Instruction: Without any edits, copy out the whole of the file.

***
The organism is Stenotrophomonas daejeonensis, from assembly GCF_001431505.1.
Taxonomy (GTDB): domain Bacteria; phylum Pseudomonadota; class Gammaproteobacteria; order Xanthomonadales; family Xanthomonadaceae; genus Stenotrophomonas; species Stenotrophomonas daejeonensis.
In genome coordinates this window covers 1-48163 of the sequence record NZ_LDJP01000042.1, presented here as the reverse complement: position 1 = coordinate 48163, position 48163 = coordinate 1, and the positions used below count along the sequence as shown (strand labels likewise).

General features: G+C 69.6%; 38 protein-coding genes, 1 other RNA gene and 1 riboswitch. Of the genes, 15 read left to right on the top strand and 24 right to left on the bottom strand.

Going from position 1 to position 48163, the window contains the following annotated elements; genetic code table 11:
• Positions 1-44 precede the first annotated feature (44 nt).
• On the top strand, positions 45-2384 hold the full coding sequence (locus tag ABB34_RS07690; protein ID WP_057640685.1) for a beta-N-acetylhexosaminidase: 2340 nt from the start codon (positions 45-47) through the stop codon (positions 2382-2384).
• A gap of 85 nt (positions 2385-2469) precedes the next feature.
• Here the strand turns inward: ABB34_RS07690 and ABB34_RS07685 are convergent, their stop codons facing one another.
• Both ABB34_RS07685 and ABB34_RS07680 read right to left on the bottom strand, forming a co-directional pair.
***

The organism is Stenotrophomonas daejeonensis, from assembly GCF_001431505.1.
Taxonomy (GTDB): domain Bacteria; phylum Pseudomonadota; class Gammaproteobacteria; order Xanthomonadales; family Xanthomonadaceae; genus Stenotrophomonas; species Stenotrophomonas daejeonensis.
In genome coordinates this window covers 1-48163 of the sequence record NZ_LDJP01000042.1, presented here as the reverse complement: position 1 = coordinate 48163, position 48163 = coordinate 1, and the positions used below count along the sequence as shown (strand labels likewise).

General features: G+C 69.6%; 38 protein-coding genes, 1 other RNA gene and 1 riboswitch. Of the genes, 15 read left to right on the top strand and 24 right to left on the bottom strand.

Going from position 1 to position 48163, the window contains the following annotated elements; genetic code table 11:
• Positions 1-44 precede the first annotated feature (44 nt).
• On the top strand, positions 45-2384 hold the full coding sequence (locus tag ABB34_RS07690; protein ID WP_057640685.1) for a beta-N-acetylhexosaminidase: 2340 nt from the start codon (positions 45-47) through the stop codon (positions 2382-2384).
• A gap of 85 nt (positions 2385-2469) precedes the next feature.
• Here the strand turns inward: ABB34_RS07690 and ABB34_RS07685 are convergent, their stop codons facing one another.
• Both ABB34_RS07685 and ABB34_RS07680 read right to left on the bottom strand, forming a co-directional pair.